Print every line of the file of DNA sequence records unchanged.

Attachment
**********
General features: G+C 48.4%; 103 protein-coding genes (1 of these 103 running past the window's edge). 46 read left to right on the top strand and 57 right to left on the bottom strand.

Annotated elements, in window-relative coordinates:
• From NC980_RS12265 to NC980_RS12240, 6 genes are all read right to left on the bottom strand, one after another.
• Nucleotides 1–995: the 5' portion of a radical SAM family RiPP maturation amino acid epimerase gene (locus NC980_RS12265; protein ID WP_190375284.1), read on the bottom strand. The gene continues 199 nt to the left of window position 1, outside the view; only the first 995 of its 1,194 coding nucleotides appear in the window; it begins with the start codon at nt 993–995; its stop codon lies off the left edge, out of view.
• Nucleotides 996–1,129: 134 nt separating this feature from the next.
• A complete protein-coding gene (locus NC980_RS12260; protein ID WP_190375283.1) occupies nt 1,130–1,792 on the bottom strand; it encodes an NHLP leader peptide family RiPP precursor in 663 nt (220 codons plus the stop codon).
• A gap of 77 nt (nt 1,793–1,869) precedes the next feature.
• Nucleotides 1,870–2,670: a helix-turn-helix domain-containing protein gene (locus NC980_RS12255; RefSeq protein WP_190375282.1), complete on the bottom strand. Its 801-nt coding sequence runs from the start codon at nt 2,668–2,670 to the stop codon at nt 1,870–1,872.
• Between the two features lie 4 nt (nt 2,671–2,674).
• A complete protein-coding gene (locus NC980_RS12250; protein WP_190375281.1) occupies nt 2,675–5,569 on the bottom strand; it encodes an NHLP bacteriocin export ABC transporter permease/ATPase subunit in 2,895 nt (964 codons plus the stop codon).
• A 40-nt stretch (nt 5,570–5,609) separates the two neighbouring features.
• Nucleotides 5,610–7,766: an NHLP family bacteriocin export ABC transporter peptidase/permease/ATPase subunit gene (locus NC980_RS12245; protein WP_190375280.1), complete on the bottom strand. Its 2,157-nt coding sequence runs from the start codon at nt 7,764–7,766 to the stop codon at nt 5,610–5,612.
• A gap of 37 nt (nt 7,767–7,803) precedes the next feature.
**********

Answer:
General features: G+C 48.4%; 103 protein-coding genes (1 of these 103 running past the window's edge). 46 read left to right on the top strand and 57 right to left on the bottom strand.

Annotated elements, in window-relative coordinates:
• From NC980_RS12265 to NC980_RS12240, 6 genes are all read right to left on the bottom strand, one after another.
• Nucleotides 1–995: the 5' portion of a radical SAM family RiPP maturation amino acid epimerase gene (locus NC980_RS12265; protein ID WP_190375284.1), read on the bottom strand. The gene continues 199 nt to the left of window position 1, outside the view; only the first 995 of its 1,194 coding nucleotides appear in the window; it begins with the start codon at nt 993–995; its stop codon lies off the left edge, out of view.
• Nucleotides 996–1,129: 134 nt separating this feature from the next.
• A complete protein-coding gene (locus NC980_RS12260; protein ID WP_190375283.1) occupies nt 1,130–1,792 on the bottom strand; it encodes an NHLP leader peptide family RiPP precursor in 663 nt (220 codons plus the stop codon).
• A gap of 77 nt (nt 1,793–1,869) precedes the next feature.
• Nucleotides 1,870–2,670: a helix-turn-helix domain-containing protein gene (locus NC980_RS12255; RefSeq protein WP_190375282.1), complete on the bottom strand. Its 801-nt coding sequence runs from the start codon at nt 2,668–2,670 to the stop codon at nt 1,870–1,872.
• Between the two features lie 4 nt (nt 2,671–2,674).
• A complete protein-coding gene (locus NC980_RS12250; protein WP_190375281.1) occupies nt 2,675–5,569 on the bottom strand; it encodes an NHLP bacteriocin export ABC transporter permease/ATPase subunit in 2,895 nt (964 codons plus the stop codon).
• A 40-nt stretch (nt 5,570–5,609) separates the two neighbouring features.
• Nucleotides 5,610–7,766: an NHLP family bacteriocin export ABC transporter peptidase/permease/ATPase subunit gene (locus NC980_RS12245; protein WP_190375280.1), complete on the bottom strand. Its 2,157-nt coding sequence runs from the start codon at nt 7,764–7,766 to the stop codon at nt 5,610–5,612.
• A gap of 37 nt (nt 7,767–7,803) precedes the next feature.